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Preventing Chronic Disease: Public Health Research, Practice and Policy

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Volume 2: No. 2, April 2005

SPECIAL TOPICS
EDITORIAL: FEATURED ABSTRACTS FROM THE 19th NATIONAL CONFERENCE ON CHRONIC DISEASE PREVENTION AND CONTROL
Reducing Health Disparities: What Is Being Done, What Works


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of abstracts

William Baldyga, DrPH, MA, Karen Petersmarck, PhD, MPH

Suggested citation for this article: Baldyga W, Petersmarck K. Reducing health disparities: what is being done, what works. Prev Chronic Dis [serial online] 2005 Apr [date cited]. Available from: URL: http://www.cdc.gov/pcd/issues/2005/
apr/05_0002.htm
.

If necessity is the mother of invention, creativity in public health has never been more important. Fortunately, the ability of the public health thinkforce (as compared to workforce) to respond to the challenges inherent in assuring the public’s health is remarkable. The willingness of the thinkers to share information has always been a strength of the field, and now new technologies have enhanced our abilities to communicate what works, for whom, and under what conditions.

Challenges to population health continue to mount. Risk factor increases (e.g., obesity) and poorer access to services (e.g., percentage of population without insurance) conspire with multiple other health determinants to create monumental challenges for public health, particularly in the area of health disparities. Understanding disparities — their roots and their implications — is a difficult challenge; our future success will be largely determined by our response to this challenge. Correcting disparities will require, in part, the best application of chronic disease program knowledge to the populations at greatest risk.

The planners of the 19th National Conference on Chronic Disease Prevention and Control invited state and federal public health leadership, academic researchers, and others to think about solutions for the disparities that exist and continue despite our efforts. Some of the most impressive responses to that invitation appear here. Creativity and curiosity are features of the work presented in this section, and, it is hoped, they will spark those virtues in the readership.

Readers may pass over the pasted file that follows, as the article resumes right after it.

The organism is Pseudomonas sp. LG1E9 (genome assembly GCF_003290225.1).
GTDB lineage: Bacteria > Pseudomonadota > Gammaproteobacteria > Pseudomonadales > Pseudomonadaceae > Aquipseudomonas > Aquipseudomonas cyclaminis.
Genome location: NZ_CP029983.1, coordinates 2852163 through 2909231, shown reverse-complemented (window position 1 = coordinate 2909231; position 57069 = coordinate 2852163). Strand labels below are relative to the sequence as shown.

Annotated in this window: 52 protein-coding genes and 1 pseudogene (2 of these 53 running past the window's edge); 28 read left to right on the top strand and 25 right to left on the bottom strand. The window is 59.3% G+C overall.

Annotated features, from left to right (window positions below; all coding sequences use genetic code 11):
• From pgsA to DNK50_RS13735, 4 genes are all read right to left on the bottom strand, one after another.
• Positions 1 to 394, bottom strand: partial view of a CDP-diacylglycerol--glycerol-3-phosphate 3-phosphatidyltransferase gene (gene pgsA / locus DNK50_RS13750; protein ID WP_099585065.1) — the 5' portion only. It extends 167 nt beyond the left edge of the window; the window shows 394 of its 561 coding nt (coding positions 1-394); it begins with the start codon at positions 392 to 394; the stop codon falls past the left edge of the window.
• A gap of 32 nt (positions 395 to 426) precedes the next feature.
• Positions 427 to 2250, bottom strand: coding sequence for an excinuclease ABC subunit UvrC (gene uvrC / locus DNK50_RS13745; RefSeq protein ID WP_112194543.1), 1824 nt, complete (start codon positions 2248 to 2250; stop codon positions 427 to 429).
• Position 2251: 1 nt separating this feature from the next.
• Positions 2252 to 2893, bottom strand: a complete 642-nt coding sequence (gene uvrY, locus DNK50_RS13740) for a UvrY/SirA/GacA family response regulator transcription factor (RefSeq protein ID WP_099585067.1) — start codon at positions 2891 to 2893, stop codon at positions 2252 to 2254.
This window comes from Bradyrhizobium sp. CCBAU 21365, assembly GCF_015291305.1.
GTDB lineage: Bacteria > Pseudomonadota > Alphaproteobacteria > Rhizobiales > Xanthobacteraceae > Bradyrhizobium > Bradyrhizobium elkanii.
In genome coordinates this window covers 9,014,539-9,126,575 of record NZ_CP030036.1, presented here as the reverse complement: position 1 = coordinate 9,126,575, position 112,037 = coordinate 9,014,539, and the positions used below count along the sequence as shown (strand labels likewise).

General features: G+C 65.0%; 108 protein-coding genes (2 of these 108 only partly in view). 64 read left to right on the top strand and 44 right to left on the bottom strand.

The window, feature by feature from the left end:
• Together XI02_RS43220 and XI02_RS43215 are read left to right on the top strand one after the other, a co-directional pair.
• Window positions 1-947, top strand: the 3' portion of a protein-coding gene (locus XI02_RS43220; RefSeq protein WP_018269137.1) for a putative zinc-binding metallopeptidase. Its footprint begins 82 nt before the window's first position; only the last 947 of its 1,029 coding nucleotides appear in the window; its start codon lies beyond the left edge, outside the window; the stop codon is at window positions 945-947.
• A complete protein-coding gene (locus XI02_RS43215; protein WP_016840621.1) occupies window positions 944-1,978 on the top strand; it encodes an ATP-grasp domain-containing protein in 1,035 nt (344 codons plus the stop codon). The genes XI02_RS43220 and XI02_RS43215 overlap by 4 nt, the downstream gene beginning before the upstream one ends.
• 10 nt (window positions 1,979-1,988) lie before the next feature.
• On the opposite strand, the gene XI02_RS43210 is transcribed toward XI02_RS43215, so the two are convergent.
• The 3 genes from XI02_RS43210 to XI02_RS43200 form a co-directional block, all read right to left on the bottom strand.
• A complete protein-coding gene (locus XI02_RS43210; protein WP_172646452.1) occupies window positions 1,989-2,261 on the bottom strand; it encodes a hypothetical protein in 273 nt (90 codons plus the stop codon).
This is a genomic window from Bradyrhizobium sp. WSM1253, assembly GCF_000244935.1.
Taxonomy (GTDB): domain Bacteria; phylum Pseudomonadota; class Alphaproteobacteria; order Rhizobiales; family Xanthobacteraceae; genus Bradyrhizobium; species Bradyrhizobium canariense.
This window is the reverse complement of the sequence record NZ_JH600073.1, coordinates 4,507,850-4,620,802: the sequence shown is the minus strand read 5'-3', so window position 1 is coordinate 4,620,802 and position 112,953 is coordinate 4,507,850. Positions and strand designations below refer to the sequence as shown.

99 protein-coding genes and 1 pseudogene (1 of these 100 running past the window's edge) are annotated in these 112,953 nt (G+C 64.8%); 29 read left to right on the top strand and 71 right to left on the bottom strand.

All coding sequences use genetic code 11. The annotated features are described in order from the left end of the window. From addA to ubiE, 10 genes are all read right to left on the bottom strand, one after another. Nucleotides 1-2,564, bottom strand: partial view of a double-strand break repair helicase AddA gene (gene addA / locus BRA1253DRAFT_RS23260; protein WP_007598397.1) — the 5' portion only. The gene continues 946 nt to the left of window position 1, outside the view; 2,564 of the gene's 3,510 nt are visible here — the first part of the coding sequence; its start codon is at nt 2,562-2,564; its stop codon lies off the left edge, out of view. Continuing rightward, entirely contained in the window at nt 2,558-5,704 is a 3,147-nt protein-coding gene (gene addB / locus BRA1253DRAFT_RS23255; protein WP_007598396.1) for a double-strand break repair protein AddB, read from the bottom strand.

One year ago, shortly after the launch of Preventing Chronic Disease, the decision was made to incorporate the best abstracts from the annual Chronic Disease Conference as a regular feature. The abstracts capture the field of public health now, offering a glimpse of what is being done, what works, and how it does so. They come from state and local chronic disease prevention programs and the academic community, including the Prevention Research Centers. Furthermore, they reflect the seven conference tracks: Partnerships; Evidence-based Programs: Research, Translation, and Evaluation; Health System Change; Social Determinants of Health Inequities; Communications and Technology; Methods and Surveillance; and Policy and Legal. These abstracts represent some of the best current work in the field of public health.

Two years ago, those not participating in the conference would be hard pressed, by both time and access, to find this information. Today, this issue of Preventing Chronic Disease brings the information to your desktop. The abstracts can inform you, challenge you, and connect you to colleagues who share your interests. You are invited to take advantage of this opportunity and to react with your own ideas — those that best meet the needs of your communities.

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Author Information

Corresponding Author: William Baldyga, DrPH, MA, Associate Director, Institute for Health Research and Policy (MC 275), 1747 W Roosevelt Rd, Room 572, Chicago, IL 60608. Telephone 312-996-0786. E-mail: bbaldyga@uic.edu.

Author Affiliations: Karen Petersmarck, PhD, MPH, Michigan Department of Community Health, Lansing, Mich.

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The opinions expressed by authors contributing to this journal do not necessarily reflect the opinions of the U.S. Department of Health and Human Services, the Public Health Service, the Centers for Disease Control and Prevention, or the authors’ affiliated institutions. Use of trade names is for identification only and does not imply endorsement by any of the groups named above.


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